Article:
The BlackBerry 10 mobile operating system took center stage at the opening of BlackBerry World on Tuesday, as RIM CEO Thorsten Heins gave a sneak peek of the next-generation software on a prototype smartphone called the Dev Alpha.
Research In Motion didn't say when devices running BlackBerry 10 will ship, but various reports have suggested that it will happen in October. RIM also gave away Dev Alpha devices to BlackBerry developers attending the conference in Orlando.
BlackBerry 10 is widely seen as vital to RIM's effort to halt its market share decline. IDC reported Tuesday that RIM's share of the global smartphone market was 6.7% in the first quarter of 2012, down from 13.6% in the first quarter of 2011.
Heins' demonstration of BlackBerry 10 included glimpses of a feature called "conversations," which provides multitasking on a single screen, with layers of tasks stacked on top of each other. In one screenshot example RIM provided, an email mailbox is shown like a sheet of paper on the smartphone screen, over which is laid an email sheet that the user can type on.
The Dev Alpha device has a new virtual keyboard on its 4.2-in. touchscreen. It also has a predictive text feature in which words pop up above individual letters on the virtual keyboard. Most predictive text applications, including the one on the iPhone, show the predictive word in the field of copy instead.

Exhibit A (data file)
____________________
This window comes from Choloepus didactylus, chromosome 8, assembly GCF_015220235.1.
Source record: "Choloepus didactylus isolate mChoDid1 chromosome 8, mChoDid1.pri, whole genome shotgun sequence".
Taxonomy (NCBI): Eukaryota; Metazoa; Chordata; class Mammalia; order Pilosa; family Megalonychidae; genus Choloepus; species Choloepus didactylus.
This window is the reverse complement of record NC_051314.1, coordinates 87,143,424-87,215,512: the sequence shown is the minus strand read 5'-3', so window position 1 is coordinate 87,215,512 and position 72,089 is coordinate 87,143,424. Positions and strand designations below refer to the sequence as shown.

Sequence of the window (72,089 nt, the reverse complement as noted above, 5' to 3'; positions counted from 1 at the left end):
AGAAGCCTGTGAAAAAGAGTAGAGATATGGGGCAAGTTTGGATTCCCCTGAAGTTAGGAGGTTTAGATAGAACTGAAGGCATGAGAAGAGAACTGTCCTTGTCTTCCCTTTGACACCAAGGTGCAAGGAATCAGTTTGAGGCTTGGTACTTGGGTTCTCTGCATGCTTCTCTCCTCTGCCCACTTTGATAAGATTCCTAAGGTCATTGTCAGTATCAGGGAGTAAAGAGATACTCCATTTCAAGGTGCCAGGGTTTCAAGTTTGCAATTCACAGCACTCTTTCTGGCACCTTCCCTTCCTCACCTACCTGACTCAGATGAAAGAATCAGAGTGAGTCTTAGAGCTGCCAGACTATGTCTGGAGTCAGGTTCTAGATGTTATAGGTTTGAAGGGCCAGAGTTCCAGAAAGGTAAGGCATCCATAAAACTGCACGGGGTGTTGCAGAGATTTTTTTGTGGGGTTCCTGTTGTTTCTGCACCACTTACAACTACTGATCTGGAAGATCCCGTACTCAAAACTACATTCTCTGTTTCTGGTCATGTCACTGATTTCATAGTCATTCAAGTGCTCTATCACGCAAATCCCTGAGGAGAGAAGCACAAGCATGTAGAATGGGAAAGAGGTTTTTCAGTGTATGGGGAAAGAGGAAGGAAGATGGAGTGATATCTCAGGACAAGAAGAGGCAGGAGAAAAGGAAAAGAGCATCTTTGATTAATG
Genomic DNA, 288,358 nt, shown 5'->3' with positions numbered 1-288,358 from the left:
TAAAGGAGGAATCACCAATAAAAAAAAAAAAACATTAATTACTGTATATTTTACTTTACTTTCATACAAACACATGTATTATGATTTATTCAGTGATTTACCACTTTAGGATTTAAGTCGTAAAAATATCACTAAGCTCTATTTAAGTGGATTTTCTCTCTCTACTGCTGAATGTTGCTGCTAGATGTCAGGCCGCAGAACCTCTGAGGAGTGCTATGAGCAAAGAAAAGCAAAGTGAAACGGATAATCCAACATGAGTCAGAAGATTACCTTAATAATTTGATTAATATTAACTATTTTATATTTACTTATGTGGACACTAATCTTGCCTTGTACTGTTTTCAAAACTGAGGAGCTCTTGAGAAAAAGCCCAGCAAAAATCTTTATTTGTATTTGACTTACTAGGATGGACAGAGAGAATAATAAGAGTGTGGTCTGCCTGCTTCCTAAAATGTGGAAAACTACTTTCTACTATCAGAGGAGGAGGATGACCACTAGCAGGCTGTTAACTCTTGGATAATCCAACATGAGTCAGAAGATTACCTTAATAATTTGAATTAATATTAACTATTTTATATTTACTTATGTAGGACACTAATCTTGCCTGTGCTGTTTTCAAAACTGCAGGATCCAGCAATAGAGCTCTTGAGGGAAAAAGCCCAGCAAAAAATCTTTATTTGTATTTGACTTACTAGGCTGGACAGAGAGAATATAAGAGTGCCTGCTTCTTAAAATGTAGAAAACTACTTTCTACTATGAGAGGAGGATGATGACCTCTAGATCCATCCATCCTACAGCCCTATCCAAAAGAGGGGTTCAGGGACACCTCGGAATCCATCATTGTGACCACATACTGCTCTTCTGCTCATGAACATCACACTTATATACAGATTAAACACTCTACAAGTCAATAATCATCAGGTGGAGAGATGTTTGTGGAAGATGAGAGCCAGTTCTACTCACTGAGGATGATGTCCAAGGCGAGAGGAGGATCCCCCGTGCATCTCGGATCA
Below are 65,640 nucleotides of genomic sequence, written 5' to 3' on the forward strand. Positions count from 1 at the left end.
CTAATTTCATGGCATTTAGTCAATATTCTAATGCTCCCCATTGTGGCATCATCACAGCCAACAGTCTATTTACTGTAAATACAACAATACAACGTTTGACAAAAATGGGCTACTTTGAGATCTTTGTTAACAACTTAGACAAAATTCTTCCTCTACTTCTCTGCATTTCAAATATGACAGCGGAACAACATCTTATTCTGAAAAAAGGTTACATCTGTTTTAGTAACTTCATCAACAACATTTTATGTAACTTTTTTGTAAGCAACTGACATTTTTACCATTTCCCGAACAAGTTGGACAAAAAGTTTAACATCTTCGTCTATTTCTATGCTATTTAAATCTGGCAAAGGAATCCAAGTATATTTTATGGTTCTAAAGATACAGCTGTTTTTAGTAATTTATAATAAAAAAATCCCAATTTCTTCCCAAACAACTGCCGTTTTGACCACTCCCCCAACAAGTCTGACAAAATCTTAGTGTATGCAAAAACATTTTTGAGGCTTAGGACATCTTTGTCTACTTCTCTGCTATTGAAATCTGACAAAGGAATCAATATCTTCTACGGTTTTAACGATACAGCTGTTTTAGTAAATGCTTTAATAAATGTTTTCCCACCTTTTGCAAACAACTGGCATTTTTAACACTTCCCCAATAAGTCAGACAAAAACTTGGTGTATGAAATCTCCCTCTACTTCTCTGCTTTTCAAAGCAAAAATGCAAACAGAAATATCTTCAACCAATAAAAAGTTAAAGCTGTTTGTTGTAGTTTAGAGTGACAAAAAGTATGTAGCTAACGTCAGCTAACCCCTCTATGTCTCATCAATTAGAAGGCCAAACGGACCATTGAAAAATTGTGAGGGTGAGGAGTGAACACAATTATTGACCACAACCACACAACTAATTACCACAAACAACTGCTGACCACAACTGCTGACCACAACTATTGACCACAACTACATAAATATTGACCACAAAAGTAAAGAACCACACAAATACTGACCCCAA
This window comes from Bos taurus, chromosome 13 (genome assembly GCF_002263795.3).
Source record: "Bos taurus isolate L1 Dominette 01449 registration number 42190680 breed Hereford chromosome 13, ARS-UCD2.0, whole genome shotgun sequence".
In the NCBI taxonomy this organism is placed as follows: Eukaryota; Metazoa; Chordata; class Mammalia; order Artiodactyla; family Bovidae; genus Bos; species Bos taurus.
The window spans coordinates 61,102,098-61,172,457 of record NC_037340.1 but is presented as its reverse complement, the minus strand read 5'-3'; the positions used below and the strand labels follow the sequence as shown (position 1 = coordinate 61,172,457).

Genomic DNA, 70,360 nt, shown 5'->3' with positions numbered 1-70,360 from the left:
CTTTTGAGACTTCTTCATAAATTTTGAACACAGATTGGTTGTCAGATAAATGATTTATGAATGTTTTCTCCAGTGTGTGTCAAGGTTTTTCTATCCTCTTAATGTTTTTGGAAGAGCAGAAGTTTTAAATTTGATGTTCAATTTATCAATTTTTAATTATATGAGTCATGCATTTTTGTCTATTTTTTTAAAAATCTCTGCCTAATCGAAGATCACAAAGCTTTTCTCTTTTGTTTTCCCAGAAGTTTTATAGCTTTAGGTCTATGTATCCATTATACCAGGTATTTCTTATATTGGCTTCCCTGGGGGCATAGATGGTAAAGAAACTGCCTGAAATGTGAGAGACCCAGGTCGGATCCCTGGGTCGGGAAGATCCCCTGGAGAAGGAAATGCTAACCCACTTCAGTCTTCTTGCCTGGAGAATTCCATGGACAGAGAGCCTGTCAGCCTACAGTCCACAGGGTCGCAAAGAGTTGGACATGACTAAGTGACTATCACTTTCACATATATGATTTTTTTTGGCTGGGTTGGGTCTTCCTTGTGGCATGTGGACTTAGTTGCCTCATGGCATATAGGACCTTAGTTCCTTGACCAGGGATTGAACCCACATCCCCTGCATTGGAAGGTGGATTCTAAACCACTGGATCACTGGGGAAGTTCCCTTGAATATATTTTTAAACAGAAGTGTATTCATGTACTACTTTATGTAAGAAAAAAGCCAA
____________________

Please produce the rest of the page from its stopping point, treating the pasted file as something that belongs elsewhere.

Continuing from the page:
The camera on the Dev Alpha device allows a user to go back and forth in a photo shoot to pick the best image from a picture-taking session.
RIM also posted a a 47-second video on YouTube that shows the new swipe features in BlackBerry 10, the predictive text capability and the photo shooting feature. This slide show also provides more details on the Dev Alpha.
Developers will use the Dev Alpha device and the new developer tools to build apps for the new BlackBerry 10.
RIM released a BlackBerry 10 native software developer kit as well as the Cascades SDK, to allow developers to build graphics apps in C/C++ using Qt Markup Language. In its developers blog, RIM offered explanations of both the BB 10 native SDK and BlackBerry 10 Cascades, for its user interface.
Cascades was created by The Astonishing Tribe, a software company that RIM purchased in 2010. It offers shortcuts that automatically create code for user interface effects that developers want to include in their apps.
Matt Hamblen covers mobile and wireless, smartphones and other handhelds, and wireless networking for Computerworld. Follow Matt on Twitter at @matthamblen, or subscribe to Matt's RSS feed. His email address is firstname.lastname@example.org.